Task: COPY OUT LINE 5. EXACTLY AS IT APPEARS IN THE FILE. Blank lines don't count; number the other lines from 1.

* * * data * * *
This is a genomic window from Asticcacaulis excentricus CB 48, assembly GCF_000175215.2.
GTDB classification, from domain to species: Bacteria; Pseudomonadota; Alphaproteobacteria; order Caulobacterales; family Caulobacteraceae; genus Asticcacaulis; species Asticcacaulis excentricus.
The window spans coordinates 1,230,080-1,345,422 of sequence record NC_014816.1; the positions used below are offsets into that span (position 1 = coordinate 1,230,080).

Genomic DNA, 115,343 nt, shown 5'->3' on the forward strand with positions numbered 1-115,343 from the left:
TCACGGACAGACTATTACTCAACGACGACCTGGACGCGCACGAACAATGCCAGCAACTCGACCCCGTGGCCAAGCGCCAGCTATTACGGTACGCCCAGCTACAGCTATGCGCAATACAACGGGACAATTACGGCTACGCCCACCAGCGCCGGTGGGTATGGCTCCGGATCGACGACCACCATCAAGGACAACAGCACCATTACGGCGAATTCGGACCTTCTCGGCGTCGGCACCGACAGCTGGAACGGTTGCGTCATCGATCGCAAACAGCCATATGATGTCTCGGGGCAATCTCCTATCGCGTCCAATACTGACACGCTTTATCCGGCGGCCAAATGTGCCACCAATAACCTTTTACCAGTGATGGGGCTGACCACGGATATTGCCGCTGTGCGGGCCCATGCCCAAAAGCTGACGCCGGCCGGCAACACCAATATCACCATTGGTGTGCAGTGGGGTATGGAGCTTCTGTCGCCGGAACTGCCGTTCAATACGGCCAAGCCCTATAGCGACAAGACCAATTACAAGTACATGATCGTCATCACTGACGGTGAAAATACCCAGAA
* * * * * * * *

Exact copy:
TCACGGACAGACTATTACTCAACGACGACCTGGACGCGCACGAACAATGCCAGCAACTCGACCCCGTGGCCAAGCGCCAGCTATTACGGTACGCCCAGCTACAGCTATGCGCAATACAACGGGACAATTACGGCTACGCCCACCAGCGCCGGTGGGTATGGCTCCGGATCGACGACCACCATCAAGGACAACAGCACCATTACGGCGAATTCGGACCTTCTCGGCGTCGGCACCGACAGCTGGAACGGTTGCGTCATCGATCGCAAACAGCCATATGATGTCTCGGGGCAATCTCCTATCGCGTCCAATACTGACACGCTTTATCCGGCGGCCAAATGTGCCACCAATAACCTTTTACCAGTGATGGGGCTGACCACGGATATTGCCGCTGTGCGGGCCCATGCCCAAAAGCTGACGCCGGCCGGCAACACCAATATCACCATTGGTGTGCAGTGGGGTATGGAGCTTCTGTCGCCGGAACTGCCGTTCAATACGGCCAAGCCCTATAGCGACAAGACCAATTACAAGTACATGATCGTCATCACTGACGGTGAAAATACCCAGAA